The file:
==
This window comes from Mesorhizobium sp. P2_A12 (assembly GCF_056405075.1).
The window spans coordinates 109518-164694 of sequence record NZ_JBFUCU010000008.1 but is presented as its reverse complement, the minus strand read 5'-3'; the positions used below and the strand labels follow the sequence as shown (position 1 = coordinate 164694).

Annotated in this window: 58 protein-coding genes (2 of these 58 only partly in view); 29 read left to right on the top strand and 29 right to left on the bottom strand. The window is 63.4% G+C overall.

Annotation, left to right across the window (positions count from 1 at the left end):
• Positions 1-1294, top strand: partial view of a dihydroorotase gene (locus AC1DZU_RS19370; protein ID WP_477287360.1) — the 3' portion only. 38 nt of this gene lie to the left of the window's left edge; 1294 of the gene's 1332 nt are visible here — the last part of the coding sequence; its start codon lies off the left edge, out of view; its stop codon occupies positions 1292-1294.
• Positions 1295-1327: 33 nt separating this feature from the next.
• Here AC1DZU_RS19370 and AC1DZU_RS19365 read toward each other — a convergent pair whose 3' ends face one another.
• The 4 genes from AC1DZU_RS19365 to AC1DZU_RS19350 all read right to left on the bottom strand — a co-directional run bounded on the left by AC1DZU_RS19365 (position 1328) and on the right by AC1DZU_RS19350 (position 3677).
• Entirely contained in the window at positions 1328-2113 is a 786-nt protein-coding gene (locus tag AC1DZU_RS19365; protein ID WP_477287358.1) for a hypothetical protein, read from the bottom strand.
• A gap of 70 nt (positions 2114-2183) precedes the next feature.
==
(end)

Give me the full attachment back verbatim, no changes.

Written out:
This window comes from Mesorhizobium sp. P2_A12 (assembly GCF_056405075.1).
The window spans coordinates 109518-164694 of sequence record NZ_JBFUCU010000008.1 but is presented as its reverse complement, the minus strand read 5'-3'; the positions used below and the strand labels follow the sequence as shown (position 1 = coordinate 164694).

Annotated in this window: 58 protein-coding genes (2 of these 58 only partly in view); 29 read left to right on the top strand and 29 right to left on the bottom strand. The window is 63.4% G+C overall.

Annotation, left to right across the window (positions count from 1 at the left end):
• Positions 1-1294, top strand: partial view of a dihydroorotase gene (locus AC1DZU_RS19370; protein ID WP_477287360.1) — the 3' portion only. 38 nt of this gene lie to the left of the window's left edge; 1294 of the gene's 1332 nt are visible here — the last part of the coding sequence; its start codon lies off the left edge, out of view; its stop codon occupies positions 1292-1294.
• Positions 1295-1327: 33 nt separating this feature from the next.
• Here AC1DZU_RS19370 and AC1DZU_RS19365 read toward each other — a convergent pair whose 3' ends face one another.
• The 4 genes from AC1DZU_RS19365 to AC1DZU_RS19350 all read right to left on the bottom strand — a co-directional run bounded on the left by AC1DZU_RS19365 (position 1328) and on the right by AC1DZU_RS19350 (position 3677).
• Entirely contained in the window at positions 1328-2113 is a 786-nt protein-coding gene (locus tag AC1DZU_RS19365; protein ID WP_477287358.1) for a hypothetical protein, read from the bottom strand.
• A gap of 70 nt (positions 2114-2183) precedes the next feature.